130 Informatics East
RelSifter: Scoring Triples from Type-like Relations
Prashant Shiralkar, IU SoIC
(Joint work with Mihai Avram, Giovanni Luca Ciampaglia, Filippo Menczer, Alessandro Flammini)
We present RelSifter, a supervised learning approach to the problem of assigning relevance scores to triples expressing type-like relations such as ‘profession’ and ‘nationality.’ To provide additional contextual information about individuals and relations we supplement the data provided as part of the WSDM 2017 Triple Score contest with Wikidata and DBpedia, two large-scale knowledge graphs (KG). Our hypothesis is that any type relation, i.e., a specific profession like ‘actor’ or ‘scientist,’ can be described by the set of typical “activities” of people known to have that type relation.
For example, actors are known to star in movies, and scientists are known for their academic affiliations. In a KG, this information is to be found on a properly defined subset of the second-degree neighbors of the type relation. This form of local information can be used as part of a learning algorithm to predict relevance scores for new, unseen triples. When scoring ‘profession’ and ‘nationality’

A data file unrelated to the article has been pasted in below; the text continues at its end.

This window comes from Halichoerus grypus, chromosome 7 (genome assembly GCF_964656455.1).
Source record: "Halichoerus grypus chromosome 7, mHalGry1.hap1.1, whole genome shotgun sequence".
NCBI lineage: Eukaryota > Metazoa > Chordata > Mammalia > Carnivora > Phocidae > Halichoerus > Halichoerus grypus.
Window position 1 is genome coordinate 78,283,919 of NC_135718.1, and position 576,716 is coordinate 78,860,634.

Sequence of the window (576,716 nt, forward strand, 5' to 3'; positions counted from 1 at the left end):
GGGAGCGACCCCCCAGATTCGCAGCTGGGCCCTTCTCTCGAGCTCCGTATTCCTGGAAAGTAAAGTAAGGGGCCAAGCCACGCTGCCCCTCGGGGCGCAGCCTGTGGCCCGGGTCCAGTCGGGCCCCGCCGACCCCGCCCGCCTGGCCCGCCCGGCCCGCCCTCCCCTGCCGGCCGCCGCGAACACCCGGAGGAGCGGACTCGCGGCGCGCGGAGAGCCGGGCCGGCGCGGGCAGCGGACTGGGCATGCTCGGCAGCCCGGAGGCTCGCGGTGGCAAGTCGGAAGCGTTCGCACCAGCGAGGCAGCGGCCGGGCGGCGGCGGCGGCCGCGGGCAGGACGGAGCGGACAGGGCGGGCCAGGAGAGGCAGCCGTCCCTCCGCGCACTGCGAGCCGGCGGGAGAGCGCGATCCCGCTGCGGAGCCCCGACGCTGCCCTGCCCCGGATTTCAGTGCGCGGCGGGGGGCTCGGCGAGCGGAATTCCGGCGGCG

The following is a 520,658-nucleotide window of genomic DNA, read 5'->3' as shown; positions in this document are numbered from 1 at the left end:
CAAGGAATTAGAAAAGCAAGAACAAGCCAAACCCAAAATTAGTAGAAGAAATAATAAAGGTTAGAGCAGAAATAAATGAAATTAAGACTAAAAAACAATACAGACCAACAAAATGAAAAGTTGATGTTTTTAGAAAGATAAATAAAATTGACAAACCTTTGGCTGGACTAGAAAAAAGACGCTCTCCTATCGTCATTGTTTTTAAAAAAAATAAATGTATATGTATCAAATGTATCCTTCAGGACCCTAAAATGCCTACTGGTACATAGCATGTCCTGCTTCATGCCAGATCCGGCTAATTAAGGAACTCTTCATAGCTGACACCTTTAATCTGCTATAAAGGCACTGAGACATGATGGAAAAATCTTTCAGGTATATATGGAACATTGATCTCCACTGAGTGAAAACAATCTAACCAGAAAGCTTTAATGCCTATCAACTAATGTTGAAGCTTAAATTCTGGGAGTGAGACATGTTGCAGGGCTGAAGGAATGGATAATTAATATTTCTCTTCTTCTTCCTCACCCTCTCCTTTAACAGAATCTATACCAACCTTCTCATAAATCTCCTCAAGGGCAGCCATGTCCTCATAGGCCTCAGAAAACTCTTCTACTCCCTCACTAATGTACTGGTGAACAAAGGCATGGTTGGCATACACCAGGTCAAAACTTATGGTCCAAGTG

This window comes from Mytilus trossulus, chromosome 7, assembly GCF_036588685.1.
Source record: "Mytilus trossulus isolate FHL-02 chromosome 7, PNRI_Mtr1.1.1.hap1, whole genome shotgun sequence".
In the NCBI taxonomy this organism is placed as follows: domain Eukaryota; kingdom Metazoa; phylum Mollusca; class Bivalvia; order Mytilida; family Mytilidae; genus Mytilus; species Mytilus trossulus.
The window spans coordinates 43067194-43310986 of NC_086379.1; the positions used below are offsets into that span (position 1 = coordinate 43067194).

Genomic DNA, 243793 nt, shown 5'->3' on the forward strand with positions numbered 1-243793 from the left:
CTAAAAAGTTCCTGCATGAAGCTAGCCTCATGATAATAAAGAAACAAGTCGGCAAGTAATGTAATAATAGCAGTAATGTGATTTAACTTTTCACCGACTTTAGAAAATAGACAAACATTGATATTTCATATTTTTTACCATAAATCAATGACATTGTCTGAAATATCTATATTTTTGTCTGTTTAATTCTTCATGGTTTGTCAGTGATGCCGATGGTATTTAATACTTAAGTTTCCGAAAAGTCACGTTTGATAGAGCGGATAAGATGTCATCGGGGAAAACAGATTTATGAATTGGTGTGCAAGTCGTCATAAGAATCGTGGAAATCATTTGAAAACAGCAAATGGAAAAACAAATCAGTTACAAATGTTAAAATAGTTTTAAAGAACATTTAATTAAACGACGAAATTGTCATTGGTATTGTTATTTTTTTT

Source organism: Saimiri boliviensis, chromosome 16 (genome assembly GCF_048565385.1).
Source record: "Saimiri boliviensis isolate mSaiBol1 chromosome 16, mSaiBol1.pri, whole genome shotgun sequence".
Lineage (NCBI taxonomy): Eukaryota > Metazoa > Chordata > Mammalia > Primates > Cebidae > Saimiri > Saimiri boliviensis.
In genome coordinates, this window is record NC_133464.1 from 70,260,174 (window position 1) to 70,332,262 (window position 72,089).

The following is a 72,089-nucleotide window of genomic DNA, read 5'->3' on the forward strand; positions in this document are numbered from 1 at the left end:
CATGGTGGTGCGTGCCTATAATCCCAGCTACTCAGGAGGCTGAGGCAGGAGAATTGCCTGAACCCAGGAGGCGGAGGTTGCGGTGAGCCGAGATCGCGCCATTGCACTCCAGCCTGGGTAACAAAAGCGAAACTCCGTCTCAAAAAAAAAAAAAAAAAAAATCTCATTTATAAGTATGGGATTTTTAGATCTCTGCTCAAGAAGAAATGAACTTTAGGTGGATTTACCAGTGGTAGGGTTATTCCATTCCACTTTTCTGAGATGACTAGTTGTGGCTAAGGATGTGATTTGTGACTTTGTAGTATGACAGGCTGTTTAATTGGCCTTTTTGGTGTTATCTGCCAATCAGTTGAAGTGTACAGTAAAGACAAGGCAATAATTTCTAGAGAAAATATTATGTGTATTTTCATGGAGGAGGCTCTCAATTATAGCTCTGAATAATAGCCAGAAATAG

triples our experiments based on this approach result in an accuracy equal to 73% and 78%, respectively. These performance metrics are roughly equivalent or only slightly below the state of the art prior to the present contest. This suggests that our approach can be effective for evaluating facts, despite the skewness in the number of facts per individual mined from KGs.
Learning Latent Sub-events in Activity Videos Using Temporal Attention Filters
AJ Piergiovanni, IU SoIC
(Joint work with Michael Ryoo, Chenyou Fan)
In this paper, we newly introduce the concept of temporal attention filters, and describe how they can be used for human activity recognition from videos. Many high-level activities are often composed of multiple temporal parts (e.g., sub-events) with different duration/speed, and our objective is to make the model explicitly learn such temporal structure using multiple attention filters and benefit from them. Our temporal filters are designed to be fully differentiable, allowing end-of-end training of the temporal filters together with the underlying frame-based or segment-based convolutional neural network architectures. This paper presents an approach of learning a set of optimal static temporal attention filters to be shared across different videos, and extends this approach to dynamically adjust attention filters per testing video using recurrent long short-term memory networks (LSTMs). This allows our temporal attention filters to learn latent sub-events specific to each activity. We experimentally confirm that the proposed concept of temporal attention filters benefits the activity recognition, and we visualize the learned latent sub-events.